> A mechanic neighbor has symptoms of colon cancer. (Stool bleeding.) When ever he eats hamburgers,
    > hot-dogs or anything that requires his greasy hands, he does not wash his hands after making
    > greasy car or truck repairs.
    >
    > People know he would catch cancer for doing this and they warn him. He rubs his hands on rags
    > before touching food. After a meal you can see more grease being rub off. One other mechanic
    > dies after his intestines completely fuse together. Is it possible to catch cancer from our
    > greasy hands?

    Colon cancer is caused by eating hamburgers and hot dogs. With or without greasy hands.
     
  7. survivor

    survivor Guest

    On Tue, 27 Jan 2004 16:04:44 -0500, "Clem"
    <[email protected]> wrote:

    >Symptoms of colon cancer? Interesting.
    >
    >Rectal bleeding can mean about 100 other things besides colon cancer.

    But it's often easy to check for colon cancer and this should be done urgently. A few weeks or
    months delay could make a cure more difficult.

    >If he's bleeding from colon cancer, then it's about curtains for him.... and it's probably spread
    >to the liver.

    Plenty of people have been cured from colon cancer, and some are cured even after it's spread to the
    liver. Me for example. I had a colon tumor removed 10 years ago and a large liver tumor removed 8
    years ago, and no problems since.

    >Used motor oil is a carcinogen. It's possible that his greasy meals have contributed to colon
    >cancer, but I doubt it.
    >
    >
    >
    >"Tibur Waltson" <[email protected]> wrote in message
    >news:[email protected]...
    >> A mechanic neighbor has symptoms of colon cancer. (Stool bleeding.) When ever he eats hamburgers,
    >> hot-dogs or anything that requires his greasy hands, he does not wash his hands after making
    >> greasy car or truck repairs.
    >>
    >> People know he would catch cancer for doing this and they warn him. He rubs his hands on rags
    >> before touching food. After a meal you can see more grease being rub off. One other mechanic
    >> dies after his intestines completely fuse together. Is it possible to catch cancer from our
    >> greasy hands?

    There are carcinogens everywhere. One third of all people will get cancer at some time in their
    lives (although they may die of other causes first), and a regular check may help catch cancer early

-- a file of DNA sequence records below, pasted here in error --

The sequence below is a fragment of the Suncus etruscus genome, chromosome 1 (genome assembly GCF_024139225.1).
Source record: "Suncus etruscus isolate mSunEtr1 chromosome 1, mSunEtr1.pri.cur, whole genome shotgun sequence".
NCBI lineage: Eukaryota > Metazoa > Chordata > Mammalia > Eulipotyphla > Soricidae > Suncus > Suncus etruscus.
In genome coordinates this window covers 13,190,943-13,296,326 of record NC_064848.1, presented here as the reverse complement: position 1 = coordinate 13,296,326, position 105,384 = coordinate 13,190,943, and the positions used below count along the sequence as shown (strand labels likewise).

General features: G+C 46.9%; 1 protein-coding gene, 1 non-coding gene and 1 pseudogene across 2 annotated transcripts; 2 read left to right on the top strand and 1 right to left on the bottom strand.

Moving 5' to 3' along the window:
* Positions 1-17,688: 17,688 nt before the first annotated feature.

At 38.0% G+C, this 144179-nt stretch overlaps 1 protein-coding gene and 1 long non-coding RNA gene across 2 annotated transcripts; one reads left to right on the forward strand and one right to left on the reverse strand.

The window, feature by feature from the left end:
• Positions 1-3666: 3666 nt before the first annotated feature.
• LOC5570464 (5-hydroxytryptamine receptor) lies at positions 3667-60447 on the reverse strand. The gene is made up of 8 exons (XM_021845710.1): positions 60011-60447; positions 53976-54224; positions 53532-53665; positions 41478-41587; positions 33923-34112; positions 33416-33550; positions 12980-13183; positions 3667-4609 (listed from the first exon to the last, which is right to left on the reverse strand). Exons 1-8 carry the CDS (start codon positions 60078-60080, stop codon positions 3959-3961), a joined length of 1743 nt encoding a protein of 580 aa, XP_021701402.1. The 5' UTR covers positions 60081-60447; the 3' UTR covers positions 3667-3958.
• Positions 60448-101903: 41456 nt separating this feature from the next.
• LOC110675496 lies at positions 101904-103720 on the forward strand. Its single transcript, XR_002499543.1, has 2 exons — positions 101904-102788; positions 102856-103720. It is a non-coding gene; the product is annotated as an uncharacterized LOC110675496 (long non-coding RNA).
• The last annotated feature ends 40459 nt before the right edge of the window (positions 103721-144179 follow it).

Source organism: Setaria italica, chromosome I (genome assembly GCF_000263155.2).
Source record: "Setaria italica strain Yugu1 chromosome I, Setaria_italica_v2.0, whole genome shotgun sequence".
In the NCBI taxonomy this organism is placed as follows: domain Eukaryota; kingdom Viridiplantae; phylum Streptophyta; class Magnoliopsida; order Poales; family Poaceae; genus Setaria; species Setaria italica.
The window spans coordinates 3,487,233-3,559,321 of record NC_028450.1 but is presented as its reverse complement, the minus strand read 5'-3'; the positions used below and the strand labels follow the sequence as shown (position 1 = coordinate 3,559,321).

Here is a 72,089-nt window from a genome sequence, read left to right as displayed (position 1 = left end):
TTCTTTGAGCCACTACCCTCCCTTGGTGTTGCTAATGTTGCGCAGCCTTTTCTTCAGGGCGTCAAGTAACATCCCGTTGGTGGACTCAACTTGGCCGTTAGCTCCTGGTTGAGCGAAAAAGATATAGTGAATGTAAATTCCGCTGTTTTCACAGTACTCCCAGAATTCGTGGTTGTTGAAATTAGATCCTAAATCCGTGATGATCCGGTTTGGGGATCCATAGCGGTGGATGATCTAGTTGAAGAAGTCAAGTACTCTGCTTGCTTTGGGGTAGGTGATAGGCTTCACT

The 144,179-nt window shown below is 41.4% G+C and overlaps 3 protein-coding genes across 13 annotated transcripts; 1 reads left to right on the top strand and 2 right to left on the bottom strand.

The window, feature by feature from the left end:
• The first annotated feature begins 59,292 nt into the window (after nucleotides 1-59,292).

enough to get rid of it.

    To reduce the chance of colon cancer it's best to avoid eating lots of red meat or burnt meat, and
    it's a good idea to eat plenty of fruit and vegetables.
     
  8. Madiba

    Madiba Guest

    <[email protected]> wrote:

    > Plenty of people have been cured from colon cancer, and some are cured even after it's spread to
    > the liver. Me for example. I had a colon tumor removed 10 years ago and a large liver tumor
    > removed 8 years ago, and no problems since.
    Good to hear. Do you still go for check-ups?

    --
    madiba
     
  9. Ed Price

    Ed Price Guest

    "madiba" <[email protected]> wrote in message
    news:1g8f9f9.nvxiae1udmeofN%[email protected]...
    > <[email protected]> wrote:
    >
    > > Plenty of people have been cured from colon cancer, and some are cured even after it's spread to
    > > the liver. Me for example. I had a colon tumor removed 10 years ago and a large liver tumor
    > > removed 8 years ago, and no problems since.
    > Good to hear. Do you still go for check-ups?

    Hell, he's got less and less to check each year!

    Ed
     
  10. survivor

    survivor Guest

    On Sat, 31 Jan 2004 11:38:45 +0100, [email protected] (madiba) wrote:

    ><[email protected]> wrote:
    >
    >> Plenty of people have been cured from colon cancer, and some are cured even after it's spread to
    >> the liver. Me for example. I had a colon tumor removed 10 years ago and a large liver tumor
    >> removed 8 years ago, and no problems since.
    >Good to hear. Do you still go for check-ups?

    I have a checkup once a year now. There is a blood test (CEA) which can indicate the presence of
    cancer in some people, and for me the CEA test worked well, as the reading started to double every
    month just before the liver met was found. Three-quarters of the liver was removed. The liver grows
    back in a few months, my liver function was normal after 3 months. CEA has remained at about 0.5 for